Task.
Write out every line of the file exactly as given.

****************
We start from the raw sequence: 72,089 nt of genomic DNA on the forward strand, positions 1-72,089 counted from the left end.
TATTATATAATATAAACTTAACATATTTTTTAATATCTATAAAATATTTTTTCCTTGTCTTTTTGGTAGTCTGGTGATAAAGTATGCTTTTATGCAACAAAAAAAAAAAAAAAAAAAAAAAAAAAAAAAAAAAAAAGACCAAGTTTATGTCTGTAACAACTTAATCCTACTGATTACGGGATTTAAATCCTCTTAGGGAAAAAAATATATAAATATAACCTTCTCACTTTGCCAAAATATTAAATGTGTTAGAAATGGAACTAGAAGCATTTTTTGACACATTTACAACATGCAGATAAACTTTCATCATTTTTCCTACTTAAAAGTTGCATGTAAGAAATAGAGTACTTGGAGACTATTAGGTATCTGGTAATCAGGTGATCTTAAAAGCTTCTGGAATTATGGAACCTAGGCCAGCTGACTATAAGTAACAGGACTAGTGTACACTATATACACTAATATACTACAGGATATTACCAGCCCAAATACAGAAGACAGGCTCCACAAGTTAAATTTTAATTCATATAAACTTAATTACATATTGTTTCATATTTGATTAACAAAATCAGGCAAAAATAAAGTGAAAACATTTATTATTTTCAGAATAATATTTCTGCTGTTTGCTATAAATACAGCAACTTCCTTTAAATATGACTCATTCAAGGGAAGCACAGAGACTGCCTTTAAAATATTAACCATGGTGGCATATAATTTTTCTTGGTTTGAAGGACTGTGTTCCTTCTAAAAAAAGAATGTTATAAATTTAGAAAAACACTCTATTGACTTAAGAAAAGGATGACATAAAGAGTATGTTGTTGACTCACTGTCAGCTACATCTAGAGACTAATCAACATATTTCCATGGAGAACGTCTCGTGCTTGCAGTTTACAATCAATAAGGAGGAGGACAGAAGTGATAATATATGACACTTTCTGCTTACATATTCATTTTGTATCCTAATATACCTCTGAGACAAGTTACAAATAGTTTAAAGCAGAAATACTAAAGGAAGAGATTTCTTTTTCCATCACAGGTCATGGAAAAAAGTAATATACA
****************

We start from the raw sequence: 72,089 nt of genomic DNA on the forward strand, positions 1-72,089 counted from the left end.
TATTATATAATATAAACTTAACATATTTTTTAATATCTATAAAATATTTTTTCCTTGTCTTTTTGGTAGTCTGGTGATAAAGTATGCTTTTATGCAACAAAAAAAAAAAAAAAAAAAAAAAAAAAAAAAAAAAAAAGACCAAGTTTATGTCTGTAACAACTTAATCCTACTGATTACGGGATTTAAATCCTCTTAGGGAAAAAAATATATAAATATAACCTTCTCACTTTGCCAAAATATTAAATGTGTTAGAAATGGAACTAGAAGCATTTTTTGACACATTTACAACATGCAGATAAACTTTCATCATTTTTCCTACTTAAAAGTTGCATGTAAGAAATAGAGTACTTGGAGACTATTAGGTATCTGGTAATCAGGTGATCTTAAAAGCTTCTGGAATTATGGAACCTAGGCCAGCTGACTATAAGTAACAGGACTAGTGTACACTATATACACTAATATACTACAGGATATTACCAGCCCAAATACAGAAGACAGGCTCCACAAGTTAAATTTTAATTCATATAAACTTAATTACATATTGTTTCATATTTGATTAACAAAATCAGGCAAAAATAAAGTGAAAACATTTATTATTTTCAGAATAATATTTCTGCTGTTTGCTATAAATACAGCAACTTCCTTTAAATATGACTCATTCAAGGGAAGCACAGAGACTGCCTTTAAAATATTAACCATGGTGGCATATAATTTTTCTTGGTTTGAAGGACTGTGTTCCTTCTAAAAAAAGAATGTTATAAATTTAGAAAAACACTCTATTGACTTAAGAAAAGGATGACATAAAGAGTATGTTGTTGACTCACTGTCAGCTACATCTAGAGACTAATCAACATATTTCCATGGAGAACGTCTCGTGCTTGCAGTTTACAATCAATAAGGAGGAGGACAGAAGTGATAATATATGACACTTTCTGCTTACATATTCATTTTGTATCCTAATATACCTCTGAGACAAGTTACAAATAGTTTAAAGCAGAAATACTAAAGGAAGAGATTTCTTTTTCCATCACAGGTCATGGAAAAAAGTAATATACA